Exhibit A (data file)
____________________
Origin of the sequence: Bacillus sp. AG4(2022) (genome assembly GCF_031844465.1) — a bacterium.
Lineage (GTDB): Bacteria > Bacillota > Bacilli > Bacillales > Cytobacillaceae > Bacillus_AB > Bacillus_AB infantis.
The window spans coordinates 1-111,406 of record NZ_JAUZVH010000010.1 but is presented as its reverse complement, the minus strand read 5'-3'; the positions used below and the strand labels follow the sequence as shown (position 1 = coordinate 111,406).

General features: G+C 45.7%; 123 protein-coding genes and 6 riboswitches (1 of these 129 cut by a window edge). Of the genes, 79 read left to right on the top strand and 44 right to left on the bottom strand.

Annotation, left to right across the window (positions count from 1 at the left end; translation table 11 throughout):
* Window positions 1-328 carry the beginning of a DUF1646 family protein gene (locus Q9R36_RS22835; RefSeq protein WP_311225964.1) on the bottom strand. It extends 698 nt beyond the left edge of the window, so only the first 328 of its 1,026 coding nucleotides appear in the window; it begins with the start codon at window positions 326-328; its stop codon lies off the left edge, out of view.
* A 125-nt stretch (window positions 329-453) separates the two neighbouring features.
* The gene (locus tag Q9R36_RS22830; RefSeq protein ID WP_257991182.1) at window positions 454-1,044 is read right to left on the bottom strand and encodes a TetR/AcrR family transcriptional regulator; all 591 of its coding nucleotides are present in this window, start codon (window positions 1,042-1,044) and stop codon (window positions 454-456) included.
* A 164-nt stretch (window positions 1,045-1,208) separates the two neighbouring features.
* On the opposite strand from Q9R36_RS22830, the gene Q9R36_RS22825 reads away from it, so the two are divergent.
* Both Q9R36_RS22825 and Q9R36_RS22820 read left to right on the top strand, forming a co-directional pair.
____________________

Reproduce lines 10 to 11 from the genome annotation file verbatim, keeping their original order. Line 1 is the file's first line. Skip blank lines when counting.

* On the opposite strand from Q9R36_RS22830, the gene Q9R36_RS22825 reads away from it, so the two are divergent.
* Both Q9R36_RS22825 and Q9R36_RS22820 read left to right on the top strand, forming a co-directional pair.